Two Rugged, Long Endurance UAVs Unveiled by CyPhy Works
Both systems make use of a proprietary “microfilament” technology that transmits power, Ethernet protocol communications and HD video
By Robotics Trends' News Sources - Filed Dec 12, 2012

Danvers, Massachusetts-based CyPhy Works, a new robotics company, the other day unveiledtwo revolutionary small unmanned air vehicles (UAVs): EASE and PARC.

The Extreme Access System for Entry (EASE) is an indoor flying UAVto help police, soldiers, and inspectors remain at safe standoff distances.EASE boasts the long endurance, GPS denied navigation, and portability needed to act as a forward remote presence for improvised explosive device (IED) reconnaissance, building interior reconnaissance, hostage situations, and search and rescue. EASE will also be used for bridge and building inspection to help keep our population safer.

The Persistent Aerial Reconnaissance and Communications (PARC) is designed to fly vertically and remain hovering for unprecedented long durations without operator intervention. PARC provides situational awareness (SA) through its imaging payload and extends the range of radios on the ground with a communications relay payload. Needing little deployment infrastructure, it provides SA in tight locations where the need is the greatest but infrastructure is least established such as combat outposts.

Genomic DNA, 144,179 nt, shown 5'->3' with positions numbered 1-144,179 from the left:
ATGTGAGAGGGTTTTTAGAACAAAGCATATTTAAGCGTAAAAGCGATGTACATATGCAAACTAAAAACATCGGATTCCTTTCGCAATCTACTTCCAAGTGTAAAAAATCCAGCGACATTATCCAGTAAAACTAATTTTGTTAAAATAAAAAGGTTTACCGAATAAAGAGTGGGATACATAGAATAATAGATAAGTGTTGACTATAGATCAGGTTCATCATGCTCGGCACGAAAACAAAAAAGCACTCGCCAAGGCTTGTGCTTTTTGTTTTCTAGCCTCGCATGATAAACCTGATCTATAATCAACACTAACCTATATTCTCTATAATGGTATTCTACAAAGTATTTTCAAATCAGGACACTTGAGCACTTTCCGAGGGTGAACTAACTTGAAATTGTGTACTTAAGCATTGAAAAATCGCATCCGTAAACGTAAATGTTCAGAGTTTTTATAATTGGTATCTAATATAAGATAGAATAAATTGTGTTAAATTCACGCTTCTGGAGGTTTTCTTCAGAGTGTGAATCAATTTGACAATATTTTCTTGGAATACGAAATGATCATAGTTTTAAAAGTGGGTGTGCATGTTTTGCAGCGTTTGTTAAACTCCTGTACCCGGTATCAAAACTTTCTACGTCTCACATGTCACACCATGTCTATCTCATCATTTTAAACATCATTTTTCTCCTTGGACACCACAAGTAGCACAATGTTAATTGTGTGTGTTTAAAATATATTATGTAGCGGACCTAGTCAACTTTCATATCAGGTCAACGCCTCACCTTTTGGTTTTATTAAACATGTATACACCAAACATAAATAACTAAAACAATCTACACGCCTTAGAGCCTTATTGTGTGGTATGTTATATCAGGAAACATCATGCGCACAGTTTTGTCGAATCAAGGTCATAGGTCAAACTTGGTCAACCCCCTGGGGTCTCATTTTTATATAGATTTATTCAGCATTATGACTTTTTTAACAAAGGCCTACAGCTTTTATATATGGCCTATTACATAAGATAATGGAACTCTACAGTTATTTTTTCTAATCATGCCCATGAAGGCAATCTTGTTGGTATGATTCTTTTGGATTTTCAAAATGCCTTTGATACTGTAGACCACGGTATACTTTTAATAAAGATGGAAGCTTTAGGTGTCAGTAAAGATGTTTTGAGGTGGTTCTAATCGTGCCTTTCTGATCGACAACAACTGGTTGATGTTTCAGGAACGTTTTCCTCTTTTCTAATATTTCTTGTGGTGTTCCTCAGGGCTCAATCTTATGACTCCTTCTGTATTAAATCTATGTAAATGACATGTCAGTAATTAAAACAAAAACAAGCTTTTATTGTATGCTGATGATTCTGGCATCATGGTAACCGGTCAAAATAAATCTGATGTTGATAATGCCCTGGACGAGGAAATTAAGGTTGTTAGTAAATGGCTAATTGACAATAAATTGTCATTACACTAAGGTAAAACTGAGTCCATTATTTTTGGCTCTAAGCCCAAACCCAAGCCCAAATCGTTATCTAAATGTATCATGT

The company says that both EASE and PARC make use of a proprietary “microfilament” technology that transmits power, Ethernet protocol communications, and HD video. “The microfilament bears a resemblance to the effective use of tethers on underwater unmanned vehicles (UUVs), said Helen Greiner, CEO and founder of CyPhy Works, “But to be able to achieve a useful altitude or traverse useful distances, we had to engineer a completely new type of tether for the air domain, we call this a microfilament.”

This innovative microfilament eliminates common UAV pitfalls such as:

  • Short time of flight
  • Jamming (intentional noise to disrupt IED detonation signals and enemy comms)
  • Spoofing (enemy hijacking the UAV to destroy it or use it against our forces)
  • Interception (ISR information from UAV is intercepted and used by the enemy)
  • Detection (enemy detects UAV RF link which gives away our position)

“What makes this innovative UAV approach so compelling,” said Matt England (LTC ret.), VP Military System of CyPhy Works, “is that it opens the door to a host of new applications for UAVs in the military and beyond.”


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